But nothing is as it seems, especially in this complicated book, and everyone's initial assumptions are likely to be wrong, or at best half right.
At first sight, the alien plot is the well-worn "mind invasion to take over the world" story, but the true nature of the aliens behind all the trouble, and of Magnate, helps provide a great twist ending.
Buy this book, read it, then read it again.
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On the other hand, I can't think of too many things I liked about it, either. I don't know what I would say, for example, if I were asked to recommend it to others. I'm not a 6th Doctor fan by any means -- not on TV, not in print -- so this less over-the-top print version of the Colin Baker Doctor does not get me excited. I liked Mel as a companion, but this book's contribution to the post-TV companion canon -- Dr. Evelyn Smythe from the Big Finish audios -- was a letdown.
Evelyn takes up large portions of the text, without really adding much. She's introduced as a character not through her actions, but by long-winded speeches -- by speeches by the Doctor; by her duelling monologues with Mel (I hesitate to call them "conversations"); and, worst of all, through her own speeches. We keep hearing about how great she is. Fine. Go out and prove it. Do something heroic. Be less annoying.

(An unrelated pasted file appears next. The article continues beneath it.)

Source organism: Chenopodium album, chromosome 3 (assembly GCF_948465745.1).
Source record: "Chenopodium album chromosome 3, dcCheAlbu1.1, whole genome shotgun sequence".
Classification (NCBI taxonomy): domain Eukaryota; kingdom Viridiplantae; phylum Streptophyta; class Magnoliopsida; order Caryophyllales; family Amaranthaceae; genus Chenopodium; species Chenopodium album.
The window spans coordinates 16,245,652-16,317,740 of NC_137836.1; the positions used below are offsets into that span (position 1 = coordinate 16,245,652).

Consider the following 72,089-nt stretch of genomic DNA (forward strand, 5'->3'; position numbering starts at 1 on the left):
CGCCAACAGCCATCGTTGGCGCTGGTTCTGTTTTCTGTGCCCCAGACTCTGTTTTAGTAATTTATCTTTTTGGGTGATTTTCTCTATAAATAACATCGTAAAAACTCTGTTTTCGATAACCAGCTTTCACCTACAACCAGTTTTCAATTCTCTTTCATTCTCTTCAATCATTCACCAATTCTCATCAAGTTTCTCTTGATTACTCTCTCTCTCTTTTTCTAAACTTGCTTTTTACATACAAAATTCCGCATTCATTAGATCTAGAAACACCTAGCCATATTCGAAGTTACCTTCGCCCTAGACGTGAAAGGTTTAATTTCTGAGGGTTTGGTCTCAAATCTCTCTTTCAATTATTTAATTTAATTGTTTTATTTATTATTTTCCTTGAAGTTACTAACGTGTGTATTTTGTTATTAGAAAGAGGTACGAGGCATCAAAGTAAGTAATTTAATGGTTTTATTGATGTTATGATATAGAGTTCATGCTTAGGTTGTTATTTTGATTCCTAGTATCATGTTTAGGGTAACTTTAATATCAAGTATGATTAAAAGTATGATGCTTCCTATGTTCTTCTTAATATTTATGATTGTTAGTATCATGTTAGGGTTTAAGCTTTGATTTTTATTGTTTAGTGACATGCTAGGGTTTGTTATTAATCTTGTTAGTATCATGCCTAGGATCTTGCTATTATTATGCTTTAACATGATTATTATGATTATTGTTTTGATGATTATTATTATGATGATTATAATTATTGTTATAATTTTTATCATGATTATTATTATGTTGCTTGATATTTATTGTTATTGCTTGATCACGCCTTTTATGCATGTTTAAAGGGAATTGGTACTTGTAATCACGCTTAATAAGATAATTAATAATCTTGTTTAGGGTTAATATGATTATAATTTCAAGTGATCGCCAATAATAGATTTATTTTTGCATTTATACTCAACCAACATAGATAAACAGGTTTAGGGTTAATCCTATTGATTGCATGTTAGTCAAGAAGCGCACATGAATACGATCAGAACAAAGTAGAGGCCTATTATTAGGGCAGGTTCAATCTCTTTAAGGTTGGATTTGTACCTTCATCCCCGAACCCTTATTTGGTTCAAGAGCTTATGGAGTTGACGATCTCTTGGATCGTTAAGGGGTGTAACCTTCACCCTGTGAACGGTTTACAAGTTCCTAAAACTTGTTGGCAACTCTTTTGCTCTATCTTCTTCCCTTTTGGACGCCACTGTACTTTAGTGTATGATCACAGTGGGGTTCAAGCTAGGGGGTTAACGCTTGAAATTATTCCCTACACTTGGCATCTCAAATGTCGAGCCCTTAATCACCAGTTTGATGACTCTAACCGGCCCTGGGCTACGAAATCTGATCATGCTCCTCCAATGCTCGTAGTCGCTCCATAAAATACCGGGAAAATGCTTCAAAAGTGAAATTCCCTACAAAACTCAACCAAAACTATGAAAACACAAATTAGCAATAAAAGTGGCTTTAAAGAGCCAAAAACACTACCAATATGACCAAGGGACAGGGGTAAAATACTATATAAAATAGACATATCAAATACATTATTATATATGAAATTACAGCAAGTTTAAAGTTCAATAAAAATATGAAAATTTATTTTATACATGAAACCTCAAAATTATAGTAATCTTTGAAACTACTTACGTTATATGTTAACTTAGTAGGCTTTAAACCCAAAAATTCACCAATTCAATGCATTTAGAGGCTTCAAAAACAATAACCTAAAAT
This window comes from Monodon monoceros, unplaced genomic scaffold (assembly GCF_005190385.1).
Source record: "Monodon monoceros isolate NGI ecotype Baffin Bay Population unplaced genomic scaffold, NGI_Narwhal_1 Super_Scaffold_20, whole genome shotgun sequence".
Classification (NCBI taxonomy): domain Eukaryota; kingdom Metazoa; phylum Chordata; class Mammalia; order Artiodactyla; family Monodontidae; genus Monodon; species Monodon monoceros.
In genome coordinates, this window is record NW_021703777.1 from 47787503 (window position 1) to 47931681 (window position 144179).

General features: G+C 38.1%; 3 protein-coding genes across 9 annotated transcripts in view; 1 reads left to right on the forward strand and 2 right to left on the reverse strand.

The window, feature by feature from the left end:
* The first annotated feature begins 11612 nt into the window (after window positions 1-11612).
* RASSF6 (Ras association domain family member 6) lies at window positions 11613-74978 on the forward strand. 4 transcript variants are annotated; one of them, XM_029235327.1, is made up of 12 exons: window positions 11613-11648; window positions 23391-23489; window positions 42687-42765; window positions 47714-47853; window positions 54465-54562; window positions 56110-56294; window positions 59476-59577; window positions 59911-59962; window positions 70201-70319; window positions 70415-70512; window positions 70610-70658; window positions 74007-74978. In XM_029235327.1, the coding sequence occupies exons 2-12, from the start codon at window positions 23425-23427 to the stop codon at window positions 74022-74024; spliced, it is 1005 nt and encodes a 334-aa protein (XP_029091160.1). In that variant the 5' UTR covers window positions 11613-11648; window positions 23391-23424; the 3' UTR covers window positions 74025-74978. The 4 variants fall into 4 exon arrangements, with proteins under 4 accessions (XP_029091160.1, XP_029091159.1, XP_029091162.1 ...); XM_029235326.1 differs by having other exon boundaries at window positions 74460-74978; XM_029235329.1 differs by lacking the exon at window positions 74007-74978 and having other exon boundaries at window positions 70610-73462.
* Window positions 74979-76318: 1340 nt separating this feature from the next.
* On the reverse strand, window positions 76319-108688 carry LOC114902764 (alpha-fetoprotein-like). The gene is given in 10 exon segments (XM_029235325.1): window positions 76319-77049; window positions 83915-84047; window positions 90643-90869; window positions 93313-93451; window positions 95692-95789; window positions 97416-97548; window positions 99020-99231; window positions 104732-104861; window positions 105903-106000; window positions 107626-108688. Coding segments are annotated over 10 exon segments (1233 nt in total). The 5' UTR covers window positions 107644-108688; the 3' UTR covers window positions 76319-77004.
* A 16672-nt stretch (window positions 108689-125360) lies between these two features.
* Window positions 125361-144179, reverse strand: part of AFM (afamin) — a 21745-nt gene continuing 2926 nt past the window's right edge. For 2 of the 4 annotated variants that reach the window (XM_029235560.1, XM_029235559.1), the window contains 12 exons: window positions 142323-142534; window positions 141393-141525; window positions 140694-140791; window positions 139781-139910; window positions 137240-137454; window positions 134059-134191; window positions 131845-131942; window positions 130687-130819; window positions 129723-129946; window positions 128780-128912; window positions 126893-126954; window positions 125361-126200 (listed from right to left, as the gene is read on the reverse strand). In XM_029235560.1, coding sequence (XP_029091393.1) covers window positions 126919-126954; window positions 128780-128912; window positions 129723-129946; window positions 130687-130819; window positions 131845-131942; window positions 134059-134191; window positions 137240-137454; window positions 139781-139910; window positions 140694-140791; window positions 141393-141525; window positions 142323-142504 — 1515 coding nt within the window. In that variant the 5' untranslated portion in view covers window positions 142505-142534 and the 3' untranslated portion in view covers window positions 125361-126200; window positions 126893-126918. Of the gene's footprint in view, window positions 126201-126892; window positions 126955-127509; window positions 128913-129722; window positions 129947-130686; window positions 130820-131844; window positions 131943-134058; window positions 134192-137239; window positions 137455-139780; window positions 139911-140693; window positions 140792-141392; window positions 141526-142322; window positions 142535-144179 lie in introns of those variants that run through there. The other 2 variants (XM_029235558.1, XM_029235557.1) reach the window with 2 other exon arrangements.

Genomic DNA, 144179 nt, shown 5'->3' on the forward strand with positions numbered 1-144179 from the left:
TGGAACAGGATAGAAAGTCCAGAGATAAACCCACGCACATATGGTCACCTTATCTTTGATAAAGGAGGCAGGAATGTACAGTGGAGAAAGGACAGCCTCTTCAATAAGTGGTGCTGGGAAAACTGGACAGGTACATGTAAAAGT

When "Instruments of Darkness" isn't about Evelyn, or about Evelyn's relationship with the Doctor (she's introduced as a jilted former companion), or about what Mel thinks of Evelyn... there's a convoluted plot about alien beings (think Trelayne, if the Squire of Gothos had a less self-aware younger brother) perverting the course of human history. There are telepaths in France and Auton telepaths in England. There are a couple of well-drawn American reporters, but they're limited to about 12 pages of text (set in Micronesia, would you believe) and could be eliminated from the story without a hiccup. The end of the book is meant to be tragic, but it ends with the self-sacrifice of a zero-dimensional quaternary character, so... if you can figure it out, you can enjoy it. At least you'll be able to say, "I never saw that one coming!", and mean it.